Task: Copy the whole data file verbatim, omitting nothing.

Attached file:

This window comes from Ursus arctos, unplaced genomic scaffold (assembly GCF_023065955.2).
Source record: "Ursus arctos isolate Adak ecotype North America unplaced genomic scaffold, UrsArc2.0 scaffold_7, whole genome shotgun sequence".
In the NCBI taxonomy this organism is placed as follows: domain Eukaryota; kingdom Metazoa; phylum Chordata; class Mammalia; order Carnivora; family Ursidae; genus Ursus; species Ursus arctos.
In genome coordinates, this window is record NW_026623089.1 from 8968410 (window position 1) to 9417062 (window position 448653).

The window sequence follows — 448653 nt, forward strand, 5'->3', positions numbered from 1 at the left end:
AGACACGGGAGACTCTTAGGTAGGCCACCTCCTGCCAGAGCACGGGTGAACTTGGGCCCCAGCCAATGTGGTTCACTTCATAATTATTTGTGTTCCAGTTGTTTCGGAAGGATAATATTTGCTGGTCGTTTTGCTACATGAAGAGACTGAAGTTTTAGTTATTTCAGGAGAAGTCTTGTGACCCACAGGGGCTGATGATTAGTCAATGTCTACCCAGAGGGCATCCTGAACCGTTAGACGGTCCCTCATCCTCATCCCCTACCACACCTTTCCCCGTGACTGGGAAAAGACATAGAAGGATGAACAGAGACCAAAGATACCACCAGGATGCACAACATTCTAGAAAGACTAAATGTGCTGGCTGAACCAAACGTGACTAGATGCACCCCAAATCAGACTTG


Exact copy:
This window comes from Ursus arctos, unplaced genomic scaffold (assembly GCF_023065955.2).
Source record: "Ursus arctos isolate Adak ecotype North America unplaced genomic scaffold, UrsArc2.0 scaffold_7, whole genome shotgun sequence".
In the NCBI taxonomy this organism is placed as follows: domain Eukaryota; kingdom Metazoa; phylum Chordata; class Mammalia; order Carnivora; family Ursidae; genus Ursus; species Ursus arctos.
In genome coordinates, this window is record NW_026623089.1 from 8968410 (window position 1) to 9417062 (window position 448653).

The window sequence follows — 448653 nt, forward strand, 5'->3', positions numbered from 1 at the left end:
AGACACGGGAGACTCTTAGGTAGGCCACCTCCTGCCAGAGCACGGGTGAACTTGGGCCCCAGCCAATGTGGTTCACTTCATAATTATTTGTGTTCCAGTTGTTTCGGAAGGATAATATTTGCTGGTCGTTTTGCTACATGAAGAGACTGAAGTTTTAGTTATTTCAGGAGAAGTCTTGTGACCCACAGGGGCTGATGATTAGTCAATGTCTACCCAGAGGGCATCCTGAACCGTTAGACGGTCCCTCATCCTCATCCCCTACCACACCTTTCCCCGTGACTGGGAAAAGACATAGAAGGATGAACAGAGACCAAAGATACCACCAGGATGCACAACATTCTAGAAAGACTAAATGTGCTGGCTGAACCAAACGTGACTAGATGCACCCCAAATCAGACTTG